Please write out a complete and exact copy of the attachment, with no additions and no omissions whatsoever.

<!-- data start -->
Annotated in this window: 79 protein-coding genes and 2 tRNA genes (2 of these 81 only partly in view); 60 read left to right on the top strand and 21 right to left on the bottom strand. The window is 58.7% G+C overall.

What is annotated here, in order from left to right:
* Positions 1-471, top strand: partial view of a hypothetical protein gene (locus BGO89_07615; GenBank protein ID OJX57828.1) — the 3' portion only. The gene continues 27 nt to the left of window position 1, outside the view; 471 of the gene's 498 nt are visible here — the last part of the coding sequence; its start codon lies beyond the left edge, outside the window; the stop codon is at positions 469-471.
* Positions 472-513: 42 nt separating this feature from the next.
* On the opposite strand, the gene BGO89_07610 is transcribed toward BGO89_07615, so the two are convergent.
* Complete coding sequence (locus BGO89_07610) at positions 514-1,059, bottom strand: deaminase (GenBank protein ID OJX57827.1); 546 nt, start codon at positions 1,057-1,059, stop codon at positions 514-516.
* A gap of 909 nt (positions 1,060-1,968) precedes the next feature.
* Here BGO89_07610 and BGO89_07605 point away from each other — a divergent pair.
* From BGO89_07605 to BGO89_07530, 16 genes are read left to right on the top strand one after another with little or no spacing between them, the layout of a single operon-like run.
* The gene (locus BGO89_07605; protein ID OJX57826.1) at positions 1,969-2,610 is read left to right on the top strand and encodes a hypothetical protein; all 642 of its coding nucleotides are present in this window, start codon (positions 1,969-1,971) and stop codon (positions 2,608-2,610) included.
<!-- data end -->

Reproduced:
Annotated in this window: 79 protein-coding genes and 2 tRNA genes (2 of these 81 only partly in view); 60 read left to right on the top strand and 21 right to left on the bottom strand. The window is 58.7% G+C overall.

What is annotated here, in order from left to right:
* Positions 1-471, top strand: partial view of a hypothetical protein gene (locus BGO89_07615; GenBank protein ID OJX57828.1) — the 3' portion only. The gene continues 27 nt to the left of window position 1, outside the view; 471 of the gene's 498 nt are visible here — the last part of the coding sequence; its start codon lies beyond the left edge, outside the window; the stop codon is at positions 469-471.
* Positions 472-513: 42 nt separating this feature from the next.
* On the opposite strand, the gene BGO89_07610 is transcribed toward BGO89_07615, so the two are convergent.
* Complete coding sequence (locus BGO89_07610) at positions 514-1,059, bottom strand: deaminase (GenBank protein ID OJX57827.1); 546 nt, start codon at positions 1,057-1,059, stop codon at positions 514-516.
* A gap of 909 nt (positions 1,060-1,968) precedes the next feature.
* Here BGO89_07610 and BGO89_07605 point away from each other — a divergent pair.
* From BGO89_07605 to BGO89_07530, 16 genes are read left to right on the top strand one after another with little or no spacing between them, the layout of a single operon-like run.
* The gene (locus BGO89_07605; protein ID OJX57826.1) at positions 1,969-2,610 is read left to right on the top strand and encodes a hypothetical protein; all 642 of its coding nucleotides are present in this window, start codon (positions 1,969-1,971) and stop codon (positions 2,608-2,610) included.